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"The Best Programming Advice I Ever Got" with Obie Fernandez

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Hashrocket founder and Addison-Wesley Professional Ruby Series Editor Obie Fernandez talks about the importance of reading error messages.
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Obie Fernandez

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Obie is Founder of Hashrocket, one of the world's leading web design and development consultancies. He is a widely recognized technology leader and frequent speaker at industry events and is Addison-Wesley's Series Editor for the bestselling Professional Ruby Series. Prior to Hashrocket, as a senior consultant at ThoughtWorks, Obie specialized in complex custom enterprise software projects. He has been hacking computers since he got his first Commodore VIC-20 in the eighties, and found himself in the right place and time as a programmer on some of the first Java enterprise projects of the mid-nineties.


The following advice may seem bloody obvious, but too often I must remind myself and others of it: "Take a moment to understand the error message at the top of an exception/stack trace before making additional changes to your code." I'm not quite sure why it's so difficult to follow this advice, but over the years I have gathered some clues. First of all, unless we're hacking code for pleasure, we're always under some amount of time pressure. And when we're making tweaks to some code, we generally have at least an inkling of what will work and what won't. We often take a stab at a solution and make additional code changes, without fully understanding what the effect will be. Then you flip back to your program or test console to see the result of the change, and once again there are dozens of lines of a stack trace filling up your terminal buffer. The actual error message will almost never be immediately visible.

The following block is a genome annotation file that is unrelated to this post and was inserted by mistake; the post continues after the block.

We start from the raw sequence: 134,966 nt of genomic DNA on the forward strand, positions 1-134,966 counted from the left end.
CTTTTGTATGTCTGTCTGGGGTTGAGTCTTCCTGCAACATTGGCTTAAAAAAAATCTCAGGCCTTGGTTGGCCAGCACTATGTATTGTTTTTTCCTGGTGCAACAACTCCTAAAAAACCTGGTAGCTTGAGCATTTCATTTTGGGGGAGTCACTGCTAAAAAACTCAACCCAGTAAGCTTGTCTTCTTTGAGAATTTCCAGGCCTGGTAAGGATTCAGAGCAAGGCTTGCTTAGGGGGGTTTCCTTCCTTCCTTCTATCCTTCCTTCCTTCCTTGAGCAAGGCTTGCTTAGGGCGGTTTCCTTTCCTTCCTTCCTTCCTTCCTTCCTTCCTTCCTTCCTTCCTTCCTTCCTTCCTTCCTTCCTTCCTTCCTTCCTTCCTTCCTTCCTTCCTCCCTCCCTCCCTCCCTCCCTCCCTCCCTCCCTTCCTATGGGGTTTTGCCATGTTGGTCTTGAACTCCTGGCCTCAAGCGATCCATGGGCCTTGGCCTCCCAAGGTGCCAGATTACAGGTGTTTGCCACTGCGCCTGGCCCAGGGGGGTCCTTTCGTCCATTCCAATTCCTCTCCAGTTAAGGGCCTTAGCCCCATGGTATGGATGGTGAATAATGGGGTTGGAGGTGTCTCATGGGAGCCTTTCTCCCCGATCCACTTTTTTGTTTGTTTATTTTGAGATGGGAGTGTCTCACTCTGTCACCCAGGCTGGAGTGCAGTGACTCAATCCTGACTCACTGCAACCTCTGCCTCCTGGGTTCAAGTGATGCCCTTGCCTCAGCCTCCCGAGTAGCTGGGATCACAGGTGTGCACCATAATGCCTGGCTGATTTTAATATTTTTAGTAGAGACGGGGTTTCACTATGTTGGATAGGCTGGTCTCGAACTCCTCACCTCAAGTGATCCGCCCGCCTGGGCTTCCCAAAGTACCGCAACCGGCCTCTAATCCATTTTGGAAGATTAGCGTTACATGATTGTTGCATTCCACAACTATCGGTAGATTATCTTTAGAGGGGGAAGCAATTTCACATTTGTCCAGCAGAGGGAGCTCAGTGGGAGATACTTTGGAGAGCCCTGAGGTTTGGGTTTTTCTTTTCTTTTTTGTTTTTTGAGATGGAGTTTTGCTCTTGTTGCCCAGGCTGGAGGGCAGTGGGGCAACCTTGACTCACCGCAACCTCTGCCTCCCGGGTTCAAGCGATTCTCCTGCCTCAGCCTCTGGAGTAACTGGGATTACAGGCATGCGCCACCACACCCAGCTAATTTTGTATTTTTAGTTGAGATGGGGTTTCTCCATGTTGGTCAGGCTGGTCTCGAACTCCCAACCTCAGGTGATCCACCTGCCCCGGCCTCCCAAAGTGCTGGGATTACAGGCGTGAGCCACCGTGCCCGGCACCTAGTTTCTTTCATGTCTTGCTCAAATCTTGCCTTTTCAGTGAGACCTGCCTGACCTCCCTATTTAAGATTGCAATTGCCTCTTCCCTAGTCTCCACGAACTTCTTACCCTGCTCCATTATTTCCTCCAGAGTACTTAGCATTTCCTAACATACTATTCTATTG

At that brief, almost instinctual moment, you have a choice. Scroll up to the top of the trace and see exactly what went wrong, or, assume what went wrong, jump back to the code and try something slightly different. I guess it's human nature, or perhaps how much caffeine we've taken in that day, but so often it's tempting to jump on your assumption.

I've especially noticed this bad habit in beginners, during pair programming sessions. I believe it's because when we're learning to program, we make so many mistakes. The resulting insecurity causes us to make small corrections as quickly as possible. In my experience, it's always more efficient to see what kind of error or failure we're dealing with instead of jumping straight back to the code and attempting to figure it out in our heads.

So always take a moment to scroll up and take a look at the actual erorr message at the top of your stack traces. Too often your first instinct is completely wrong and by charging off in ignorance you waste much time and effort.

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